The 2008 financial crisis has assumed its role in economic and social history, and continues to get ongoing momentum from the severe recession it created, as well as the ongoing social protests.
Yet while there has been extensive analysis of the misdirected and Frankenstein financial engineering which precipitated the recession, not much is known about the types of people who helped create the current economic crisis in the first place.
That has been rectified in the new film, Margin Call, which provides great character studies of the different types of people who work at a fictionalized large investment bank (possibly Lehman Brothers?), and their various jobs and personality types. Without giving away the plot, the movie tracks events in a single night when a lower-level trading analyst gets a zip drive from his newly-fired superior. The drive contains data showing the trading room’s positions alone could produce losses that would exceed the entire firm’s market capitalization.
But that’s just the theme. The film’s strengths are in the great character portrayals of the senior executives, risk managers, junior traders, who are forced to confront the inevitable: their firm is going down and they now face the ethical dilemma of selling the toxic financial instruments to other unknowing firms, or holding the bad assets and going out of business.
Film As Social Commentary
It’s a modern story, and true to life; the characters are all obsessed with money, how much they and others earn, and whether they will be well-compensated in the future, or even have jobs. The New Yorker called Margin Call “one of the strongest American films of the year and easily the best Wall Street movie ever made.” What gives the film legs is the ongoing story in the news today, including the ongoing demonstrations against unequal economic opportunities.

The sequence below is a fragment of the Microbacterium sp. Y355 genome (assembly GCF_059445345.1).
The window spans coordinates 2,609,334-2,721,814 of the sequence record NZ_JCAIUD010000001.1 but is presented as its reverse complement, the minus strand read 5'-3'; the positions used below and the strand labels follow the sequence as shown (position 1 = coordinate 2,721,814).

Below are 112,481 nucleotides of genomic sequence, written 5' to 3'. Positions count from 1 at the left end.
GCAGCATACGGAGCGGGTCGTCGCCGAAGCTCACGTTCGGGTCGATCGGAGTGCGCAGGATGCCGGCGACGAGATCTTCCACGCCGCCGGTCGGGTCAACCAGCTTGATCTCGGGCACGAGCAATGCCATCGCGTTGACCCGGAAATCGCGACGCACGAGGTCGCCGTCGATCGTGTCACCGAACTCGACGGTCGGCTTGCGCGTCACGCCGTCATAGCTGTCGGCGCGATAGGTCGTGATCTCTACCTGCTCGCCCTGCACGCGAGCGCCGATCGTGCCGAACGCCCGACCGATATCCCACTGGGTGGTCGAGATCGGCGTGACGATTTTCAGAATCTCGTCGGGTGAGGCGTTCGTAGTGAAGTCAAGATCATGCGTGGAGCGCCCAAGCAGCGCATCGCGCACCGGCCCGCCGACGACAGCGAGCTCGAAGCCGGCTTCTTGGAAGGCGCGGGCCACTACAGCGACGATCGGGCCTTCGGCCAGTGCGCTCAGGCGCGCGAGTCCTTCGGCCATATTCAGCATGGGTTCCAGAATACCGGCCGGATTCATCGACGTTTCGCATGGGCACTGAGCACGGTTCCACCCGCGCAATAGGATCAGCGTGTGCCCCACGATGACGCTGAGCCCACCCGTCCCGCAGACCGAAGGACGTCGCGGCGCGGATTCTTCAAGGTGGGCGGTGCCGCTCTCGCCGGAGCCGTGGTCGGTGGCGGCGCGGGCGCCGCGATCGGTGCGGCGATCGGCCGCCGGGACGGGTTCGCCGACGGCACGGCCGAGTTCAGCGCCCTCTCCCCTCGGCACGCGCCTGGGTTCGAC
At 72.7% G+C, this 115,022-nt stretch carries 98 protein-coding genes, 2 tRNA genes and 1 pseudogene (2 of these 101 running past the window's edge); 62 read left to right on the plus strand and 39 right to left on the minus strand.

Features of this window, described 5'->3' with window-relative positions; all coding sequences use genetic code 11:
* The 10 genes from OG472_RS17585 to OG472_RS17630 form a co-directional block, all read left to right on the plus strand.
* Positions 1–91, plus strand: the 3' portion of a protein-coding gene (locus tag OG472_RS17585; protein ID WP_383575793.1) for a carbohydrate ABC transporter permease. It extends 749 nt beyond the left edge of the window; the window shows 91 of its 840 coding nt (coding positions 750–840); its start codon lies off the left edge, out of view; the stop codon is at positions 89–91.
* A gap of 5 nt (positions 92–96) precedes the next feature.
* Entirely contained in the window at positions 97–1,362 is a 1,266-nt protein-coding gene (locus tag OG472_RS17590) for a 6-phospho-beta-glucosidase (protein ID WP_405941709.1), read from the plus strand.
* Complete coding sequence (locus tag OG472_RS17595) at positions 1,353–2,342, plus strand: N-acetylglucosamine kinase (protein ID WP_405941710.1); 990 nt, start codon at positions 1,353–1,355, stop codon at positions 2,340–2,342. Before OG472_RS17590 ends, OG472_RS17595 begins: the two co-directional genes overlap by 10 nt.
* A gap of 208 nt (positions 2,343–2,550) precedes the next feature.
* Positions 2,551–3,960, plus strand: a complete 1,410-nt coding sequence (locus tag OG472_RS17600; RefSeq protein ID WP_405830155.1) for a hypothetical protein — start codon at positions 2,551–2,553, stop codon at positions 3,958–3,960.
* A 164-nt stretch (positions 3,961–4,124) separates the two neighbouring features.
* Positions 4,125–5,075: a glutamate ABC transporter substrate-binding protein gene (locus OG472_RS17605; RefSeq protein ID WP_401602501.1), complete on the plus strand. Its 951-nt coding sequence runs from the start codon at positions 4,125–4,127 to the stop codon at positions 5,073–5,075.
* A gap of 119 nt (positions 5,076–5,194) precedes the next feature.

Margin Call shows how a special class of traders and management divvy up their access to huge pools of leveraged money that essentially provide no economic value. It’s also a class of financial instrument that is financially engineered, so it generates returns in specific market circumstances. These are not the types of investments (most commonly variations of over-the-counter derivatives) that are even remotely accessible to the public. These are monetary opportunities reserved for an exclusive group.
The film also raises serious ethical questions about knowingly selling defective products to unsuspecting buyers, as well as how these firms have become disassociated with everyday people. In short, the film is entertaining and disturbing. It raises questions which will nag at serious viewers long after the movie has ended.
This film should also be seen by people who hold marketing and PR positions in the financial services industry. There are fews ideas as powerful as an idea whose time has come, and this film is one more expression associated with the public’s disillusionment with the old ways of doing business.
Margin Call, written and directed by J.C. Chandor, starring Jeremy Irons, Kevin Spacey, Stanley Tucci, Zachary Quinto, Demi Moore, Simon Baker, Paul Bettany.